It was an experiment of sorts. I cut my food budget down to £25 a week which had to include any drinks or meals out. I allowed myself to carry over any leftover money, so in the second week for example I had a meal out at the pub with my workmates, but I asked for a glass of water (instead of my usual coke), and waited til I got home to have dessert.

Of course it all fell apart in the third week – I caved in and ordered a big takeaway which blew my food budget for that week. I also went out for meals in the third and fourth weeks, had a couple of nights out, and by the end of the month I’d overspent my budget significantly. Having said that, when I tallied up my spending at the end of the month I found I’d spent half of what I usually spend.

Mmmmmm. It was all worth it.

I also discovered a bit more about myself – about what I can happily get by on, and about where the line is when it comes to budgeting. It turns out my social life takes priority over frugality, but there is a middle road where I can be a bit more conscious about my spending choices when I’m out.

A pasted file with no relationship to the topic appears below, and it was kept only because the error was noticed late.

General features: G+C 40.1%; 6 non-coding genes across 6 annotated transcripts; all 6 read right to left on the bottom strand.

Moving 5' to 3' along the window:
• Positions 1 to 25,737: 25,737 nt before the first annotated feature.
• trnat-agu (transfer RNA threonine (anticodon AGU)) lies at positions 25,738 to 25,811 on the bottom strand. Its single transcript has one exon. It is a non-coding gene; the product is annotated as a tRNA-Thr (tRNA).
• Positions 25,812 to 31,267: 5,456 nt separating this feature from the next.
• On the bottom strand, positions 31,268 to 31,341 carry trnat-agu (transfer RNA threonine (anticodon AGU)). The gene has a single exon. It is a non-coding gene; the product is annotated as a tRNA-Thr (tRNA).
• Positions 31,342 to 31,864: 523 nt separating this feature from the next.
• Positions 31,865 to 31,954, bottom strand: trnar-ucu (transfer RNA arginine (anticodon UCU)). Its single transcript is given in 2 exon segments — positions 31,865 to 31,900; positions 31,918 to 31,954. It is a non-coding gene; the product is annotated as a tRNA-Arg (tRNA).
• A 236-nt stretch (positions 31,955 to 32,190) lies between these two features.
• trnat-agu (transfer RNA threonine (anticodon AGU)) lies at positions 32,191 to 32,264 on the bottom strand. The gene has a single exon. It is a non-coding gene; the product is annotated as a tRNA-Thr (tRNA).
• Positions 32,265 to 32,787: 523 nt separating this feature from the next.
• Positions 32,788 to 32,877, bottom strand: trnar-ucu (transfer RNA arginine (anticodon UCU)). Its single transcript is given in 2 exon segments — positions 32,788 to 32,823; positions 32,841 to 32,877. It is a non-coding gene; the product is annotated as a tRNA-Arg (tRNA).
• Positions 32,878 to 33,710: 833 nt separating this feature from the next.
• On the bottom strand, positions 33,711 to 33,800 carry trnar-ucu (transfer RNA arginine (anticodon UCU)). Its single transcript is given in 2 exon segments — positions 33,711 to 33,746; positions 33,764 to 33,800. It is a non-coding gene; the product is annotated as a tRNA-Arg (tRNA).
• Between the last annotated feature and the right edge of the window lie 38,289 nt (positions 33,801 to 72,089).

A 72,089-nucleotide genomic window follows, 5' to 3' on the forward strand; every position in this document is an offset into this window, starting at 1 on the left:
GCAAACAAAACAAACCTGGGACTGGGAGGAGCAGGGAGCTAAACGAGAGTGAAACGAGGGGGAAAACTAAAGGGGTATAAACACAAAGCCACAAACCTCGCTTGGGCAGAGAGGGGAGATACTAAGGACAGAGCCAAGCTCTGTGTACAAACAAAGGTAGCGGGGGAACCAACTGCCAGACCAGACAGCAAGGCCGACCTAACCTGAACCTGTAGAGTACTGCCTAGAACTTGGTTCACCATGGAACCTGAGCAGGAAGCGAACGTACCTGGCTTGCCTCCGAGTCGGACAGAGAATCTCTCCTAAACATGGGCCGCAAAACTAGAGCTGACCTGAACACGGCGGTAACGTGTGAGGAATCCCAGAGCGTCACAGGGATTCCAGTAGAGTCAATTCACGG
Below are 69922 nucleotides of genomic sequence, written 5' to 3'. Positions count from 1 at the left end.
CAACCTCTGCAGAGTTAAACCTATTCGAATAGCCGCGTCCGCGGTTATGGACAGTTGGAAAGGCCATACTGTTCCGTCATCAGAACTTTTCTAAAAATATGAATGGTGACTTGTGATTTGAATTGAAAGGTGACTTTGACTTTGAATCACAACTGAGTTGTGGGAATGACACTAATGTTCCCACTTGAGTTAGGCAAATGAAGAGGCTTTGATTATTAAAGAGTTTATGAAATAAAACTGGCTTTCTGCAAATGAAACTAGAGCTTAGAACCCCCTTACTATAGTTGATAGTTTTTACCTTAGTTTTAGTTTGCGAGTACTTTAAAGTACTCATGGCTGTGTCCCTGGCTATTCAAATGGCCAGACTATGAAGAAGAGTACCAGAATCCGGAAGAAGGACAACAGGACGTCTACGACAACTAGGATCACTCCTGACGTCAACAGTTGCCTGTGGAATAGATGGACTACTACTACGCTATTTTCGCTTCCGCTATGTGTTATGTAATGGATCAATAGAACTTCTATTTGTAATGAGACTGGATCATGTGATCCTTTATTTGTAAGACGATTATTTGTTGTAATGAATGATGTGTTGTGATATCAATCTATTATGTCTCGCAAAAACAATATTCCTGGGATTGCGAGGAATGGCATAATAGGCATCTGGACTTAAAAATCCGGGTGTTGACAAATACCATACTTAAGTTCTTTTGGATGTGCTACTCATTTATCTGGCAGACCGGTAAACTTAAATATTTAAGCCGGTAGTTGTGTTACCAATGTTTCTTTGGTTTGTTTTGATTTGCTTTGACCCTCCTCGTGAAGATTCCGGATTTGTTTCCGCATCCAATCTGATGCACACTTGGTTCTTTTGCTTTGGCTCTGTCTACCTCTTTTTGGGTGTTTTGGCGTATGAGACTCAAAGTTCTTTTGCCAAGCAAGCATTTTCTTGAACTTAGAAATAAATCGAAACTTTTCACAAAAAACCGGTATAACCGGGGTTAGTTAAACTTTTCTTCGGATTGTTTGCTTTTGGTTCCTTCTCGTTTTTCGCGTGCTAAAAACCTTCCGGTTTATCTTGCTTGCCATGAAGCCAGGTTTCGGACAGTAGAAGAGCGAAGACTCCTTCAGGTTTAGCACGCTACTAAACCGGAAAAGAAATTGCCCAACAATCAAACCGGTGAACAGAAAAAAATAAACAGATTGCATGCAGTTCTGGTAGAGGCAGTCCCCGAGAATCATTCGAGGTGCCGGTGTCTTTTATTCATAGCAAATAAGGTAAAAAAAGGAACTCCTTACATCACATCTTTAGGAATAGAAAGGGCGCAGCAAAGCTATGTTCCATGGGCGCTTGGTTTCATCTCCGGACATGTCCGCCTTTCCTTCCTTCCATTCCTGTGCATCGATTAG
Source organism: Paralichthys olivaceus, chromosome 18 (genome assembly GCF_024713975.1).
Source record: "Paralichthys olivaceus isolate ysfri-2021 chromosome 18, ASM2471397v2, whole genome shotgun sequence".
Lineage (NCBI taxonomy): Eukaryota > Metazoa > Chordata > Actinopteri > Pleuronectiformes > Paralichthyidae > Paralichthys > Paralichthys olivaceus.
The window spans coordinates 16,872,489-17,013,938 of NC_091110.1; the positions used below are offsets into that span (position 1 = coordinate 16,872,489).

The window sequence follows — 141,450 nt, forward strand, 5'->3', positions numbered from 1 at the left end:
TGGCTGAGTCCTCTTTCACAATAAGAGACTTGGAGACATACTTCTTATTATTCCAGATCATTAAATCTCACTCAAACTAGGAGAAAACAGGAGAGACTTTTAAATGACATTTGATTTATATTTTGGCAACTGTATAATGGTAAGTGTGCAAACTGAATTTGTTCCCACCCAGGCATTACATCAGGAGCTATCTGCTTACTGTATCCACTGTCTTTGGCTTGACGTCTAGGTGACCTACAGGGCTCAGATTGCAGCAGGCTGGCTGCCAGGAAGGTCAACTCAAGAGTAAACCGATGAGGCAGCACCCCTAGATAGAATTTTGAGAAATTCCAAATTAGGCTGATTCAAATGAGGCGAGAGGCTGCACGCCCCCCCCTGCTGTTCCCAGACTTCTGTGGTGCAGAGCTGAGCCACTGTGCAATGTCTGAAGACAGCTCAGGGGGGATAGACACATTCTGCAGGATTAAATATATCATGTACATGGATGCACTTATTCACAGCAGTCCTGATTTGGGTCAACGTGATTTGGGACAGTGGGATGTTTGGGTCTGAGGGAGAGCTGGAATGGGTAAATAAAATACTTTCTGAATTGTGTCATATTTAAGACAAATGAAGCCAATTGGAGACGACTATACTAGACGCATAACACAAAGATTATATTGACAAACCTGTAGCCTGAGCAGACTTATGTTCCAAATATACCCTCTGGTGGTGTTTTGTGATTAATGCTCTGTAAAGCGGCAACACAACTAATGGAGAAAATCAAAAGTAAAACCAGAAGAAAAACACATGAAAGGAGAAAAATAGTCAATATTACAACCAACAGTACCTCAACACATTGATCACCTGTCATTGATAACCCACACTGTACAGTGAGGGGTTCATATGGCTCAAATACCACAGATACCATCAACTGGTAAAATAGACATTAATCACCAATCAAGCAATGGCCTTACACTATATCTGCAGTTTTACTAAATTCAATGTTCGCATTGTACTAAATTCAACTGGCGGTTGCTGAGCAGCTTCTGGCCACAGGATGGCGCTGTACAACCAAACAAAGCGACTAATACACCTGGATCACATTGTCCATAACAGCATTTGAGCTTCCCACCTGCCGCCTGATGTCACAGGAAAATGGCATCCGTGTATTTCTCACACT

No one else really seemed to notice either which is good thing I think. In the third week I found a voucher for 50% off main courses for a table of six and my workmates were happy to oblige so I not only saved myself money but everyone else as well!


Everything was going fairly well on the finance front until the last Saturday of August when I had an accident.

There I was, sat at my desk with my feet up on the table. I had my laptop in my lap, playing a game (Guild Wars II if anyone’s interested), when the back of my desk chair broke off.

It happened in slow motion – I went over backwards, managing to hold onto my laptop as I did so. I knocked a glass off the table which smashed on the wood flooring. I did a sort of half roll and next thing I know I’m lying on my front, the laptop held above my head, as though I’ve just scored a touchdown in the Super Bowl.

I definitely didn’t look as cool as this.

My housemate came running down the stairs – he later told me he thought someone had broken into the house! It was a pretty loud crash. I imagine it would have been fairly comic if anyone had been watching.